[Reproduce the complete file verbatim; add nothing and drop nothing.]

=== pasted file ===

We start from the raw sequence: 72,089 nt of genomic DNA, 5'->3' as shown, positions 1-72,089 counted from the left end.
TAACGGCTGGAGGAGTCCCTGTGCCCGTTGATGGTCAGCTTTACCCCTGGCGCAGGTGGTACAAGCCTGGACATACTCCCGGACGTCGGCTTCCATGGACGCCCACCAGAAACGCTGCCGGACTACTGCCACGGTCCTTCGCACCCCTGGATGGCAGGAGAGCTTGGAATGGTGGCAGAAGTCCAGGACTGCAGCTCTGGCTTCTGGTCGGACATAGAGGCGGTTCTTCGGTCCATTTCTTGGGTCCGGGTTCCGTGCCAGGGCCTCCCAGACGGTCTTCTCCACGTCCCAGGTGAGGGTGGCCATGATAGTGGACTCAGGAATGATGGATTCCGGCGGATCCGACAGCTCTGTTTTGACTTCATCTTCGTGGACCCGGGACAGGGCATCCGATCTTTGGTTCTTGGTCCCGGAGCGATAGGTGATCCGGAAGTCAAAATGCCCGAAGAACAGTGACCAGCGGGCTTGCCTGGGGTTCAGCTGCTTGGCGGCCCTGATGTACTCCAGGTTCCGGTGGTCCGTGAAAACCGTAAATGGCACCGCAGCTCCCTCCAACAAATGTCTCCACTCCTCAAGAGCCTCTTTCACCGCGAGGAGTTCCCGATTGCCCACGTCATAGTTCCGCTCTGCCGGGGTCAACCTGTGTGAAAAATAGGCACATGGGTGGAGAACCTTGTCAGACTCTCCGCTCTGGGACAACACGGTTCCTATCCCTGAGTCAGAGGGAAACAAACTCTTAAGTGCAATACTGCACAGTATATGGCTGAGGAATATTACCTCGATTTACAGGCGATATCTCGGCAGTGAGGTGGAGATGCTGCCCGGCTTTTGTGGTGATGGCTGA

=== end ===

We start from the raw sequence: 72,089 nt of genomic DNA, 5'->3' as shown, positions 1-72,089 counted from the left end.
TAACGGCTGGAGGAGTCCCTGTGCCCGTTGATGGTCAGCTTTACCCCTGGCGCAGGTGGTACAAGCCTGGACATACTCCCGGACGTCGGCTTCCATGGACGCCCACCAGAAACGCTGCCGGACTACTGCCACGGTCCTTCGCACCCCTGGATGGCAGGAGAGCTTGGAATGGTGGCAGAAGTCCAGGACTGCAGCTCTGGCTTCTGGTCGGACATAGAGGCGGTTCTTCGGTCCATTTCTTGGGTCCGGGTTCCGTGCCAGGGCCTCCCAGACGGTCTTCTCCACGTCCCAGGTGAGGGTGGCCATGATAGTGGACTCAGGAATGATGGATTCCGGCGGATCCGACAGCTCTGTTTTGACTTCATCTTCGTGGACCCGGGACAGGGCATCCGATCTTTGGTTCTTGGTCCCGGAGCGATAGGTGATCCGGAAGTCAAAATGCCCGAAGAACAGTGACCAGCGGGCTTGCCTGGGGTTCAGCTGCTTGGCGGCCCTGATGTACTCCAGGTTCCGGTGGTCCGTGAAAACCGTAAATGGCACCGCAGCTCCCTCCAACAAATGTCTCCACTCCTCAAGAGCCTCTTTCACCGCGAGGAGTTCCCGATTGCCCACGTCATAGTTCCGCTCTGCCGGGGTCAACCTGTGTGAAAAATAGGCACATGGGTGGAGAACCTTGTCAGACTCTCCGCTCTGGGACAACACGGTTCCTATCCCTGAGTCAGAGGGAAACAAACTCTTAAGTGCAATACTGCACAGTATATGGCTGAGGAATATTACCTCGATTTACAGGCGATATCTCGGCAGTGAGGTGGAGATGCTGCCCGGCTTTTGTGGTGATGGCTGA